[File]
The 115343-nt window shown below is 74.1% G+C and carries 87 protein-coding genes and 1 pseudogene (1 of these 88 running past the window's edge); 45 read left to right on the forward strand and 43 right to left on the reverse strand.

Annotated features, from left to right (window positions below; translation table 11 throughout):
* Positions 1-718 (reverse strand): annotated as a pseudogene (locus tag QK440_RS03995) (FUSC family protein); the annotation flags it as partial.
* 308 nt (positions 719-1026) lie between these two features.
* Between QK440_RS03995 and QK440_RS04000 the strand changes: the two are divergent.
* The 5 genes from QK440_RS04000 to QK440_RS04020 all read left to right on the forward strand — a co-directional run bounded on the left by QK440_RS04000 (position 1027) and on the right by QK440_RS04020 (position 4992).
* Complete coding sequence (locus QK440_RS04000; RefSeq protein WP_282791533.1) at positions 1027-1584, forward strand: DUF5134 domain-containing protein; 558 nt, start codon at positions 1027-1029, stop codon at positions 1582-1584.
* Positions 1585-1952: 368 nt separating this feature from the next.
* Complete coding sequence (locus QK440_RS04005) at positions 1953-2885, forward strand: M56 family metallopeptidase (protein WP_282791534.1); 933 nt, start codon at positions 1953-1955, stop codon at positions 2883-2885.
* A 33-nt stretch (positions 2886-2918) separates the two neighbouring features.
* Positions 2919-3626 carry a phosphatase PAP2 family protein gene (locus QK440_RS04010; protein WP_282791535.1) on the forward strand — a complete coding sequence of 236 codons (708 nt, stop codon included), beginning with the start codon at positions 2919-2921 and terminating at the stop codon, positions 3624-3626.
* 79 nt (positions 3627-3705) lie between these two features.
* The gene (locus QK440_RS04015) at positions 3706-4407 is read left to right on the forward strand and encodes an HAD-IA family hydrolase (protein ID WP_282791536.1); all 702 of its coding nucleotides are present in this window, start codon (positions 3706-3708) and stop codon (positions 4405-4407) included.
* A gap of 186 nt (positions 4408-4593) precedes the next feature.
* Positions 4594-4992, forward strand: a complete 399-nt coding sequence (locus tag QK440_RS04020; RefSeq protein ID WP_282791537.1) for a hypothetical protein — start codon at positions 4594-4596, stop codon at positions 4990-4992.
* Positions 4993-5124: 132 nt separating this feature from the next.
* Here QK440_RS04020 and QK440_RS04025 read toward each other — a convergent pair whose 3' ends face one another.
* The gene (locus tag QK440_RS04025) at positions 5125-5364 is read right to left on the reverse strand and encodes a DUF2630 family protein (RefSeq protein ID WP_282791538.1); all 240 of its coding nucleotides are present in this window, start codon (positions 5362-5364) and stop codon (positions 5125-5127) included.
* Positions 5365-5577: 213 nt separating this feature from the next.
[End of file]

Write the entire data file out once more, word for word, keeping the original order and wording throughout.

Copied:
The 115343-nt window shown below is 74.1% G+C and carries 87 protein-coding genes and 1 pseudogene (1 of these 88 running past the window's edge); 45 read left to right on the forward strand and 43 right to left on the reverse strand.

Annotated features, from left to right (window positions below; translation table 11 throughout):
* Positions 1-718 (reverse strand): annotated as a pseudogene (locus tag QK440_RS03995) (FUSC family protein); the annotation flags it as partial.
* 308 nt (positions 719-1026) lie between these two features.
* Between QK440_RS03995 and QK440_RS04000 the strand changes: the two are divergent.
* The 5 genes from QK440_RS04000 to QK440_RS04020 all read left to right on the forward strand — a co-directional run bounded on the left by QK440_RS04000 (position 1027) and on the right by QK440_RS04020 (position 4992).
* Complete coding sequence (locus QK440_RS04000; RefSeq protein WP_282791533.1) at positions 1027-1584, forward strand: DUF5134 domain-containing protein; 558 nt, start codon at positions 1027-1029, stop codon at positions 1582-1584.
* Positions 1585-1952: 368 nt separating this feature from the next.
* Complete coding sequence (locus QK440_RS04005) at positions 1953-2885, forward strand: M56 family metallopeptidase (protein WP_282791534.1); 933 nt, start codon at positions 1953-1955, stop codon at positions 2883-2885.
* A 33-nt stretch (positions 2886-2918) separates the two neighbouring features.
* Positions 2919-3626 carry a phosphatase PAP2 family protein gene (locus QK440_RS04010; protein WP_282791535.1) on the forward strand — a complete coding sequence of 236 codons (708 nt, stop codon included), beginning with the start codon at positions 2919-2921 and terminating at the stop codon, positions 3624-3626.
* 79 nt (positions 3627-3705) lie between these two features.
* The gene (locus QK440_RS04015) at positions 3706-4407 is read left to right on the forward strand and encodes an HAD-IA family hydrolase (protein ID WP_282791536.1); all 702 of its coding nucleotides are present in this window, start codon (positions 3706-3708) and stop codon (positions 4405-4407) included.
* A gap of 186 nt (positions 4408-4593) precedes the next feature.
* Positions 4594-4992, forward strand: a complete 399-nt coding sequence (locus tag QK440_RS04020; RefSeq protein ID WP_282791537.1) for a hypothetical protein — start codon at positions 4594-4596, stop codon at positions 4990-4992.
* Positions 4993-5124: 132 nt separating this feature from the next.
* Here QK440_RS04020 and QK440_RS04025 read toward each other — a convergent pair whose 3' ends face one another.
* The gene (locus tag QK440_RS04025) at positions 5125-5364 is read right to left on the reverse strand and encodes a DUF2630 family protein (RefSeq protein ID WP_282791538.1); all 240 of its coding nucleotides are present in this window, start codon (positions 5362-5364) and stop codon (positions 5125-5127) included.
* Positions 5365-5577: 213 nt separating this feature from the next.